I don't mean that the teams that make the bullpen rookies carry pink backpacks are NOT contributing to the issue you speak to in this post, I just wanted to point out that the ritual began decades ago and has only recently moved towards children's theme (including pink) bags.

    The Mariners have some animal shaped bags, the Cubs have Blue's Clues bags, and the Padres are known for their Star Wars backpack collection Yes, there are many teams that have pink bags but, as an avid baseball fan, I've noticed the Pokemon bags as much as the Hello Kitty bags.

    It also reminds me of how my mom knit my niece a pink sweater and she felt obligated to wear it but was horrified. Yet, her hatred of pink has nothing to do with it being a 'girly' color. She once said "pink is for cupcakes and undercooked meat".

  • Jeremy Fox says:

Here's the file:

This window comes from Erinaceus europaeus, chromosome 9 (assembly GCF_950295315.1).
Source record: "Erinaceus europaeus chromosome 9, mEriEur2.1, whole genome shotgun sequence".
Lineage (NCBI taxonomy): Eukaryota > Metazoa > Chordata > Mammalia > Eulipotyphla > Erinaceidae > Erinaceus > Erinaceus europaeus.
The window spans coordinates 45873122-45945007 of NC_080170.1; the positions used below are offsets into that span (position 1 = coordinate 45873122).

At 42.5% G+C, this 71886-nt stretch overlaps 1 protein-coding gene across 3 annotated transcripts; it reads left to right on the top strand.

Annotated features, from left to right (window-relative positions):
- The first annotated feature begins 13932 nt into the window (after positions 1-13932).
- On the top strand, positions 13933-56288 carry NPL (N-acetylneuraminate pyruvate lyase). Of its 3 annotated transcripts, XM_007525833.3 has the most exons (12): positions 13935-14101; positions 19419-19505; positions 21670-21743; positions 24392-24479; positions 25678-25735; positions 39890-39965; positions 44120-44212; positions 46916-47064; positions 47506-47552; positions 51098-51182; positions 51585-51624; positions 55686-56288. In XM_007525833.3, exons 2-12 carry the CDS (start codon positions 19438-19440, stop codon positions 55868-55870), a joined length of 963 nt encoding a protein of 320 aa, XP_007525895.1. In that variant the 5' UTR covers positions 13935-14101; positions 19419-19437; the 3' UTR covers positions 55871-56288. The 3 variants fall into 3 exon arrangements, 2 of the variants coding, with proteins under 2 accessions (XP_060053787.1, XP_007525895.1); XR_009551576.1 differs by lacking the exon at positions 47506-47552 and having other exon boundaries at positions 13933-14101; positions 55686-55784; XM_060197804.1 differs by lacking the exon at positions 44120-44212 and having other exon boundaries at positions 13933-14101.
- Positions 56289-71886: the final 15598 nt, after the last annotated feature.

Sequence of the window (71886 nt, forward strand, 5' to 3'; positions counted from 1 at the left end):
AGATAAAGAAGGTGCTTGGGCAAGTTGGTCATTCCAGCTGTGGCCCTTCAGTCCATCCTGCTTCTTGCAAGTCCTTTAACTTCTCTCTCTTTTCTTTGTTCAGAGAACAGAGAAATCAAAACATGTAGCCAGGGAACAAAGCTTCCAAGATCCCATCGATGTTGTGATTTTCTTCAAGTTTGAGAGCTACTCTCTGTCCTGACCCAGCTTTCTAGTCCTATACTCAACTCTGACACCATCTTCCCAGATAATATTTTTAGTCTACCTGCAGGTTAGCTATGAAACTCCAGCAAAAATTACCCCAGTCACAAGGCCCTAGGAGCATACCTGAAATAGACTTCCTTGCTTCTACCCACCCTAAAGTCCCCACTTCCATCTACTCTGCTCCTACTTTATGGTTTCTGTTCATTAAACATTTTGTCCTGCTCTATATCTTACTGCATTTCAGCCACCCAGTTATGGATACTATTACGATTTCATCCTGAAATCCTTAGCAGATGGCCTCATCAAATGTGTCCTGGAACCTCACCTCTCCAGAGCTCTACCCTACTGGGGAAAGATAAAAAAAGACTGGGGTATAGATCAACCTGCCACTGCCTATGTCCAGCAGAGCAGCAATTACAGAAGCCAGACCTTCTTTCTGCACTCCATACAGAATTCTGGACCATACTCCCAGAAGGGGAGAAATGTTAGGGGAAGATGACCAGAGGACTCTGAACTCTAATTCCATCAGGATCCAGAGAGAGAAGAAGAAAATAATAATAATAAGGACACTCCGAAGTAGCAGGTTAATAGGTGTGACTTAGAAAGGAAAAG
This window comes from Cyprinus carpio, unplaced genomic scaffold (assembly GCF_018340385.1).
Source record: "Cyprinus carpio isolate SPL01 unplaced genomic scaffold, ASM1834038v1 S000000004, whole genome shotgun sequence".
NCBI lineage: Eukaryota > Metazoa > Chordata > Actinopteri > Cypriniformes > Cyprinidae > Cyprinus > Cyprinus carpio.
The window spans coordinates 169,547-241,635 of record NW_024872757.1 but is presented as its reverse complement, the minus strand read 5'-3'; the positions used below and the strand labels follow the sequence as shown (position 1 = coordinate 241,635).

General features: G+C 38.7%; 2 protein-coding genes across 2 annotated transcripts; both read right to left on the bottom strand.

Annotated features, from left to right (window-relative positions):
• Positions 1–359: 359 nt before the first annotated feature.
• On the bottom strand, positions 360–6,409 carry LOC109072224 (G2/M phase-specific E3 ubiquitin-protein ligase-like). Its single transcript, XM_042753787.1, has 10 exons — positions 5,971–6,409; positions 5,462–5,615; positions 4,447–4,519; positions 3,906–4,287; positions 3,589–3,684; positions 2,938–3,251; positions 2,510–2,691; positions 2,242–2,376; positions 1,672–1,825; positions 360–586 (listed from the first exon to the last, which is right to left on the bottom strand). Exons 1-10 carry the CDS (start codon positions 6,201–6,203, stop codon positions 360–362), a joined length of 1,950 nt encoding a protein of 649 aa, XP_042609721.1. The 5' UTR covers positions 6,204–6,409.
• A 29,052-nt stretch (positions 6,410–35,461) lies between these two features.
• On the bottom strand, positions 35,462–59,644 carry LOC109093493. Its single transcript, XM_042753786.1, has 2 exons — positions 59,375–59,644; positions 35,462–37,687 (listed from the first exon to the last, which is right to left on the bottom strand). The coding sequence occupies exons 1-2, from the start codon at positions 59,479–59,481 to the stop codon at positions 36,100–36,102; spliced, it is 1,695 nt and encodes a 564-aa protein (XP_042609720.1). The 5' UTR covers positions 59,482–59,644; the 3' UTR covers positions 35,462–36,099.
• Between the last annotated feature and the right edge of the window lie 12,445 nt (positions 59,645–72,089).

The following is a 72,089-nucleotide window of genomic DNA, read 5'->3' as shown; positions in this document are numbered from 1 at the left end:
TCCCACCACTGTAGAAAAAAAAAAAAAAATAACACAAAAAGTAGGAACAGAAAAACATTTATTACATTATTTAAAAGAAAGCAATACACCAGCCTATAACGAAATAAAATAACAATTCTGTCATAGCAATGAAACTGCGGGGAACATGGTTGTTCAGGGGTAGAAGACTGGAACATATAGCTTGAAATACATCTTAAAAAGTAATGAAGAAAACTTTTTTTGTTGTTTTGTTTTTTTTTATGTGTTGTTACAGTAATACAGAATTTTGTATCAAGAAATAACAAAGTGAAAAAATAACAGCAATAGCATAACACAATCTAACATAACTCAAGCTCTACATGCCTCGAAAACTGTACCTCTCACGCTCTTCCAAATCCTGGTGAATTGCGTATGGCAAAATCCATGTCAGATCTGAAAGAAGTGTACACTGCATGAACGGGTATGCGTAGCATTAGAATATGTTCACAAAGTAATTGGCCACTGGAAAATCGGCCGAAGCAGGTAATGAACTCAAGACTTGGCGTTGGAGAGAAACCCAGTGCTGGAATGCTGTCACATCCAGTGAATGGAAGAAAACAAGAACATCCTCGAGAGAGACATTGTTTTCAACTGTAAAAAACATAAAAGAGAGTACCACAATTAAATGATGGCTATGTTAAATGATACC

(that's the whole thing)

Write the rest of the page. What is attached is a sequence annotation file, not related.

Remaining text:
As a youth baseball coach for many years, I also hate the phrase "throw like a girl", and I don't let my players use it (not that I had to worry about that last year, when the best arm on the team belonged to a girl). It's not only sexist, it's false. A more correct phrase would be "throw like an small, untrained child". Little kids, when the first try to throw a baseball overhand, often tend to push or "shot put" the ball, and they often step with the wrong leg. That's the way pretty much everybody, boy or girl, throws overhand if they haven't been taught to do otherwise. I coach 13 and 14-year olds, and every year I get one or two kids coming out who've never played before, or who haven't played since t-ball. They all throw this way, no matter what sex they are.